By Dr. Keara Taylor, ND
Detox, cleanse, reset – these are words that frequently pop up at this time of year. Are you curious about what a detox actually is and whether it is appropriate for you?
First of all, detoxification is a metabolic process that the body undergoes to clear out toxins; those created within the body (endogenous toxins) and those coming from outside of the body (exogenous toxins). The process includes mobilization, biotransformation, and ultimately the elimination of these substances. Many of our organs are involved in this process, including the skin, liver, kidneys and intestines. The liver is where phase I and phase II detoxification occurs, which is essentially the biotransformation of toxins so they can be eliminated safely from the body through the intestines and kidneys. Phase I and Phase II detoxification require specific nutrients in order to occur, for example, B vitamins and antioxidants like vitamin C, vitamin E, CoQ10 and bioflavonoids, as well as nutrients like glutamine and N-acetyl-cysteine.
You might be wondering, if our body is constantly undergoing the process of detoxification, is it necessary to undergo a formal “detox”? The issue here is that we are exposed to many more chemicals and toxins than our genetics were designed to handle. The Environmental Working Group found 287 different chemicals in the umbilical cord blood of newborns. Some of these chemicals are known to be toxic to the brain and nervous system, and some have even been found to be carcinogenic in animal and human studies (1). This highlights why our detoxification pathways can become overburdened, and why it is important to provide our body with the nutrients to support the detoxification process.
As a Naturopathic Doctor, I believe in the body’s ability to heal, given the right environment. The most effective way to set our bodies up for success is by incorporating dietary and lifestyle practices that support our detoxification pathways on a daily basis, as well as more in-depth practices that can be undertaken on a seasonal basis in order to provide the body’s detoxification pathways with more support.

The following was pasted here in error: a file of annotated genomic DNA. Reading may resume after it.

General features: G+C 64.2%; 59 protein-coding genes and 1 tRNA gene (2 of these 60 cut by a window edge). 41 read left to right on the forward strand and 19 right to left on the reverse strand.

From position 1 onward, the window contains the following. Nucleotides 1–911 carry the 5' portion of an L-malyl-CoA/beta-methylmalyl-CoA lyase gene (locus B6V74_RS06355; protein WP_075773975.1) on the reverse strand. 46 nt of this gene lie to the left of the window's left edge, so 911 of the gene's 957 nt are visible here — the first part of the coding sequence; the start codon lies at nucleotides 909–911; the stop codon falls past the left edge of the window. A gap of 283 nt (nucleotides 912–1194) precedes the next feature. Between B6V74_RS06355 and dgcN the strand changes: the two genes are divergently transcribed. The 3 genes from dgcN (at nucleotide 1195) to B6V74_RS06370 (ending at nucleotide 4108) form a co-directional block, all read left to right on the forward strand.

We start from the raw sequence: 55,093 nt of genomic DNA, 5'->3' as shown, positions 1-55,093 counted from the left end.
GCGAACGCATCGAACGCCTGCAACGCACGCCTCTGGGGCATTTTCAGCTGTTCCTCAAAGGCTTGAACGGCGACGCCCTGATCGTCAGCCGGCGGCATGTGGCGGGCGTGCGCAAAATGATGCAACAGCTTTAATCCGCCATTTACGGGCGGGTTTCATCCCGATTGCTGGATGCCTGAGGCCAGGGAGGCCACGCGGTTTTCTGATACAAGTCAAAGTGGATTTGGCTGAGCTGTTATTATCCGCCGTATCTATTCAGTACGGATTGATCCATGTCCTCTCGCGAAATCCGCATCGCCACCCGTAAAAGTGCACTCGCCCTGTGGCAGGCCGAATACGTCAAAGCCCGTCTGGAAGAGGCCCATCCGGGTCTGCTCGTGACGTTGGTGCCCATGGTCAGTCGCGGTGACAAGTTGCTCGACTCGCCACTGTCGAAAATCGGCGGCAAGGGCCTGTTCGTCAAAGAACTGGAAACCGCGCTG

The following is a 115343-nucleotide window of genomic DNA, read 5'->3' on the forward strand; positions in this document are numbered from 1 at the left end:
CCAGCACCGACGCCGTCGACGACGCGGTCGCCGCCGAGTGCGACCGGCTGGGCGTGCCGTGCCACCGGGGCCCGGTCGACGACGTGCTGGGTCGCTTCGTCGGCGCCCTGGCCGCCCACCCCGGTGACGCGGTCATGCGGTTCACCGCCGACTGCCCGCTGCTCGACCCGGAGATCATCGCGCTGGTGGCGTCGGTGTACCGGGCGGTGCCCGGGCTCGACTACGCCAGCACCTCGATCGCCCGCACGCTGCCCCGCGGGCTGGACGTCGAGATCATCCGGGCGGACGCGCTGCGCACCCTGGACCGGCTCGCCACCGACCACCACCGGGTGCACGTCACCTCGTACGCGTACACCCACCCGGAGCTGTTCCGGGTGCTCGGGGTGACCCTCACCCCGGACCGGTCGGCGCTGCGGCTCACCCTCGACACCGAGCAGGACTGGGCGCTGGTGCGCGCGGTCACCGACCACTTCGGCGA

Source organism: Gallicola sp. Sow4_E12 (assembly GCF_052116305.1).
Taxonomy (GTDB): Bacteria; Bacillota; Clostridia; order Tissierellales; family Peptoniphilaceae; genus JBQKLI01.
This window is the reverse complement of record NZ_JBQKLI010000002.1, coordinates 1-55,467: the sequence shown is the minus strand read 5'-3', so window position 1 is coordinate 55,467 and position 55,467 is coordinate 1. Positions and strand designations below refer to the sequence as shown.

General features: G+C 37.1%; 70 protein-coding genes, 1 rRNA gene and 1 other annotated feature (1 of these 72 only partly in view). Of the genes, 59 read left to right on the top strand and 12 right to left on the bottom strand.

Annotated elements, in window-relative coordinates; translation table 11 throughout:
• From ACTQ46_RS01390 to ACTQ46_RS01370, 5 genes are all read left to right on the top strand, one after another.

Here are 3 things that you can safely add to your routine in order to support detoxification on a daily basis:
- Increase hydration with water and herbal teas. Since the kidneys help to flush out toxins from the body, it is important to maintain adequate hydration. Drinking nutrient-rich teas like milk thistle and dandelion root can help to support liver and kidney function(2)(3).
- Eat more fiber. Fiber helps to improve elimination through the intestines, which is the final step of the detoxification process. Dietary fiber has also been found to benefit the liver through its effect on glucose metabolism and bile acids(4). In addition to increasing your vegetable and fruit intake, flax and chia seeds are great sources of fiber to add to smoothies, oatmeal bowls or healthy baked goods.
- Sweat. Sweating through the skin is another route of excreting toxins from the body. Engage in high intensity interval training (HIIT), hot yoga, go for a run, or just try any exercise that will increase your heart rate and get you sweating.
If you want to learn more about how to support your body’s detoxification process, as well as how to safely undergo a more structured detox, join us for a FREE presentation on Thursday, April 25th, 2019 at 6:30pm.
- Body Burden: The Pollution in Newborns
- El-Kamary SS, Shardell MD, Abdel-Hamid M, Ismail S, El-Ateek M, Metwally M, et al. A randomized controlled trial to assess the safety and efficacy of silymarin on symptoms, signs and biomarkers of acute hepatitis. Phytomedicine Int J Phytother Phytopharm. 2009 May;16(5):391–400.
- Clare BA, Conroy RS, Spelman K. The diuretic effect in human subjects of an extract of Taraxacum officinale folium over a single day. J Altern Complement Med N Y N. 2009 Aug;15(8):929–34.
- Kieffer DA, Martin RJ, Adams SH. Impact of Dietary Fibers on Nutrient Management and Detoxification Organs: Gut, Liver, and Kidneys12. Adv Nutr. 2016 Nov 10;7(6):1111–21.